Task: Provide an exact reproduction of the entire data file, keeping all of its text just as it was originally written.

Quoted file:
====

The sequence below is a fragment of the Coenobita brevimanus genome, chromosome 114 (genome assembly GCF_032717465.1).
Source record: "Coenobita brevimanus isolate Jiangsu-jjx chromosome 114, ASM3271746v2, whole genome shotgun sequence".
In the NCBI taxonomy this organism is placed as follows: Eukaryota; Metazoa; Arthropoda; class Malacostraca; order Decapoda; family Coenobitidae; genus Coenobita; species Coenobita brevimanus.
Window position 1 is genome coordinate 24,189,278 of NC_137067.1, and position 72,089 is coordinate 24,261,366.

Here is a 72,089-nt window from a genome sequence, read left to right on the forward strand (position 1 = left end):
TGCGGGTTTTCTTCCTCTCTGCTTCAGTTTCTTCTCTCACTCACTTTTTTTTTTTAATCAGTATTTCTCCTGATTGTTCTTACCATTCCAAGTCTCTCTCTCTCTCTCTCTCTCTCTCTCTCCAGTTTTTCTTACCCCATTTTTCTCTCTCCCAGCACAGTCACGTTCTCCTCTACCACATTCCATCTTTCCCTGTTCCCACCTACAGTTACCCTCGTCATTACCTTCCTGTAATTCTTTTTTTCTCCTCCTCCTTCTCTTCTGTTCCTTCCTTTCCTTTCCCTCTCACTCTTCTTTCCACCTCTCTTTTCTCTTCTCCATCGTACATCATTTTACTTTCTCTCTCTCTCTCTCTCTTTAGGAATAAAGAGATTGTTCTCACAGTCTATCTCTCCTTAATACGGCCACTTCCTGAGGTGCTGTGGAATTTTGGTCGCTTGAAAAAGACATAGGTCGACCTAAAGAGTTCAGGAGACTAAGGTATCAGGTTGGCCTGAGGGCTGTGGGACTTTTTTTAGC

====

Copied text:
The sequence below is a fragment of the Coenobita brevimanus genome, chromosome 114 (genome assembly GCF_032717465.1).
Source record: "Coenobita brevimanus isolate Jiangsu-jjx chromosome 114, ASM3271746v2, whole genome shotgun sequence".
In the NCBI taxonomy this organism is placed as follows: Eukaryota; Metazoa; Arthropoda; class Malacostraca; order Decapoda; family Coenobitidae; genus Coenobita; species Coenobita brevimanus.
Window position 1 is genome coordinate 24,189,278 of NC_137067.1, and position 72,089 is coordinate 24,261,366.

Here is a 72,089-nt window from a genome sequence, read left to right on the forward strand (position 1 = left end):
TGCGGGTTTTCTTCCTCTCTGCTTCAGTTTCTTCTCTCACTCACTTTTTTTTTTTAATCAGTATTTCTCCTGATTGTTCTTACCATTCCAAGTCTCTCTCTCTCTCTCTCTCTCTCTCTCTCCAGTTTTTCTTACCCCATTTTTCTCTCTCCCAGCACAGTCACGTTCTCCTCTACCACATTCCATCTTTCCCTGTTCCCACCTACAGTTACCCTCGTCATTACCTTCCTGTAATTCTTTTTTTCTCCTCCTCCTTCTCTTCTGTTCCTTCCTTTCCTTTCCCTCTCACTCTTCTTTCCACCTCTCTTTTCTCTTCTCCATCGTACATCATTTTACTTTCTCTCTCTCTCTCTCTCTTTAGGAATAAAGAGATTGTTCTCACAGTCTATCTCTCCTTAATACGGCCACTTCCTGAGGTGCTGTGGAATTTTGGTCGCTTGAAAAAGACATAGGTCGACCTAAAGAGTTCAGGAGACTAAGGTATCAGGTTGGCCTGAGGGCTGTGGGACTTTTTTTAGC